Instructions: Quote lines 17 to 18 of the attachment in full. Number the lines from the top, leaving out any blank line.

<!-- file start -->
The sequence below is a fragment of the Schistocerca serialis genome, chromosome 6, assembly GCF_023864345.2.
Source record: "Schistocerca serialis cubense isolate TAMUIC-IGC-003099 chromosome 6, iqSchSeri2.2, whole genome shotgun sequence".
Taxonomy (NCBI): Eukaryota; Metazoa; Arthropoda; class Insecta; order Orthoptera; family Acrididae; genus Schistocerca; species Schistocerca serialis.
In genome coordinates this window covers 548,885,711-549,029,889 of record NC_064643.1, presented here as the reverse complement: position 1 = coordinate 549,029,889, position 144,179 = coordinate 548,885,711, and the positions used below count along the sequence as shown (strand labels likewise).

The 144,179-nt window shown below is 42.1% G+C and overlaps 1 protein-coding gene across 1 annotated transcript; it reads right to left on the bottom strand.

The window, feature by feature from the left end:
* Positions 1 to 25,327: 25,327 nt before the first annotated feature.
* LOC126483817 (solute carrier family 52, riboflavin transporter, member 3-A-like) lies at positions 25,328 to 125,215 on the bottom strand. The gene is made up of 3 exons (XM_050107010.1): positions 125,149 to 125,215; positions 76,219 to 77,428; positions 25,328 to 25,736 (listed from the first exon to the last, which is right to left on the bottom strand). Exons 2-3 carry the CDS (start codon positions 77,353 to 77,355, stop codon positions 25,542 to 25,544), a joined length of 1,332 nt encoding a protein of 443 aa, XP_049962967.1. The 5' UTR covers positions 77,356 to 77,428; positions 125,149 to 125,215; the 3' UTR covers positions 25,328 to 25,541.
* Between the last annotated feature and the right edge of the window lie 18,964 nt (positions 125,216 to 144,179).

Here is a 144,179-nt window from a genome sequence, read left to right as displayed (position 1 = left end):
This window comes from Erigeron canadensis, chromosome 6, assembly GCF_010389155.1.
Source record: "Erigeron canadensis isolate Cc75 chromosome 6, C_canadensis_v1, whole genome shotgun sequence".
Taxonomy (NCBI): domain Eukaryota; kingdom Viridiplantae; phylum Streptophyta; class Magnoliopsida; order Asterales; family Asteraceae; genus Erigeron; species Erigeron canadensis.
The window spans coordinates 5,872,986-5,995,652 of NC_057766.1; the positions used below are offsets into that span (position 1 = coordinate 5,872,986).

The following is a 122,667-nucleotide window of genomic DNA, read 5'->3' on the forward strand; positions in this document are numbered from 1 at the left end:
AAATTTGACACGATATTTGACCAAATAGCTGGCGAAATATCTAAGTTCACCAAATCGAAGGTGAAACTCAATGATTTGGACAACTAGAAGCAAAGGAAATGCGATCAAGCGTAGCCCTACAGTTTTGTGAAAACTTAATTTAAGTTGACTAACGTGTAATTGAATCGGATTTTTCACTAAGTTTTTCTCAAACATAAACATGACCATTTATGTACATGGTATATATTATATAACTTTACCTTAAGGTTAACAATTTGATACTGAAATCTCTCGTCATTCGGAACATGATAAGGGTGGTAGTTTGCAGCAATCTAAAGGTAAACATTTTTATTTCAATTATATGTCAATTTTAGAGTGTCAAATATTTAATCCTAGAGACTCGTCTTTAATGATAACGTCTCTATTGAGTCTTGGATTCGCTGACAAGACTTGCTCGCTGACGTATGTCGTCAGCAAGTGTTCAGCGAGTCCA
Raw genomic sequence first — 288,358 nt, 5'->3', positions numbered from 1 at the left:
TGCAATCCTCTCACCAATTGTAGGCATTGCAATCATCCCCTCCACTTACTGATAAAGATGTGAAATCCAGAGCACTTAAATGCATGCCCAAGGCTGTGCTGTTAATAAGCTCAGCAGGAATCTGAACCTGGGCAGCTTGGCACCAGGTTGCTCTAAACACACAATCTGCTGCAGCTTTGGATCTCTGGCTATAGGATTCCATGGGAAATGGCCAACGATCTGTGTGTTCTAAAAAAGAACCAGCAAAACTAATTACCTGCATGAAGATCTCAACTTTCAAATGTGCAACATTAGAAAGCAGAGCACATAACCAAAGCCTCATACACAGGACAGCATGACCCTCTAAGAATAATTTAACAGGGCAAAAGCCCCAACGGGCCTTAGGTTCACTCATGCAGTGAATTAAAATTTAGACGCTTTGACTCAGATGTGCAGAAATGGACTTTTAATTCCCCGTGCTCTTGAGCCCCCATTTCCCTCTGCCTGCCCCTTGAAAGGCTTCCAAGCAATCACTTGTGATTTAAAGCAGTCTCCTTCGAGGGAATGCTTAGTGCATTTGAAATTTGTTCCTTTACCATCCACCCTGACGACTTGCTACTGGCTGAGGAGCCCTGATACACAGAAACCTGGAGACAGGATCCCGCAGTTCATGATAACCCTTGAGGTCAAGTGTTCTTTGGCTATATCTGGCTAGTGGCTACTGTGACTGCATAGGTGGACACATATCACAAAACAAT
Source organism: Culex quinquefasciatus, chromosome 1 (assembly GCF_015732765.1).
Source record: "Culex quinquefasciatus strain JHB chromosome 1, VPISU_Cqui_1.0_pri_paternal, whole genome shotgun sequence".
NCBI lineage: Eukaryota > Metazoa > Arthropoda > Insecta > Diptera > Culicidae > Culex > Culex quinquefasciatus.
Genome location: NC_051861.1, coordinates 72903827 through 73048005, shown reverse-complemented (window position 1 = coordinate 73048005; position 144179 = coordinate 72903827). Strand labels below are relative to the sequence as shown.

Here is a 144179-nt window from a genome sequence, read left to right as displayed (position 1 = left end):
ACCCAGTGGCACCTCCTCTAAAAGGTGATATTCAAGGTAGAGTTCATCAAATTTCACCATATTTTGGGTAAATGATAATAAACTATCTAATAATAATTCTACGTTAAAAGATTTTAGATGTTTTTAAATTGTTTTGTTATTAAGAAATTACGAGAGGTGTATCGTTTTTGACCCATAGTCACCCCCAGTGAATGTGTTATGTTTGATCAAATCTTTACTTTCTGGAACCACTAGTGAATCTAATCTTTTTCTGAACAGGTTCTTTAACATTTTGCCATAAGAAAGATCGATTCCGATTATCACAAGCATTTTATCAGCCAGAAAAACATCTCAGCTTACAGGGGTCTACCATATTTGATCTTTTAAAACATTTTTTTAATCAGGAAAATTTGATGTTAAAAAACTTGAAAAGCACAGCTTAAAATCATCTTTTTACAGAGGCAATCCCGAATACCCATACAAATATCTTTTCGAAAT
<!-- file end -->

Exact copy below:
Raw genomic sequence first — 288,358 nt, 5'->3', positions numbered from 1 at the left:
TGCAATCCTCTCACCAATTGTAGGCATTGCAATCATCCCCTCCACTTACTGATAAAGATGTGAAATCCAGAGCACTTAAATGCATGCCCAAGGCTGTGCTGTTAATAAGCTCAGCAGGAATCTGAACCTGGGCAGCTTGGCACCAGGTTGCTCTAAACACACAATCTGCTGCAGCTTTGGATCTCTGGCTATAGGATTCCATGGGAAATGGCCAACGATCTGTGTGTTCTAAAAAAGAACCAGCAAAACTAATTACCTGCATGAAGATCTCAACTTTCAAATGTGCAACATTAGAAAGCAGAGCACATAACCAAAGCCTCATACACAGGACAGCATGACCCTCTAAGAATAATTTAACAGGGCAAAAGCCCCAACGGGCCTTAGGTTCACTCATGCAGTGAATTAAAATTTAGACGCTTTGACTCAGATGTGCAGAAATGGACTTTTAATTCCCCGTGCTCTTGAGCCCCCATTTCCCTCTGCCTGCCCCTTGAAAGGCTTCCAAGCAATCACTTGTGATTTAAAGCAGTCTCCTTCGAGGGAATGCTTAGTGCATTTGAAATTTGTTCCTTTACCATCCACCCTGACGACTTGCTACTGGCTGAGGAGCCCTGATACACAGAAACCTGGAGACAGGATCCCGCAGTTCATGATAACCCTTGAGGTCAAGTGTTCTTTGGCTATATCTGGCTAGTGGCTACTGTGACTGCATAGGTGGACACATATCACAAAACAAT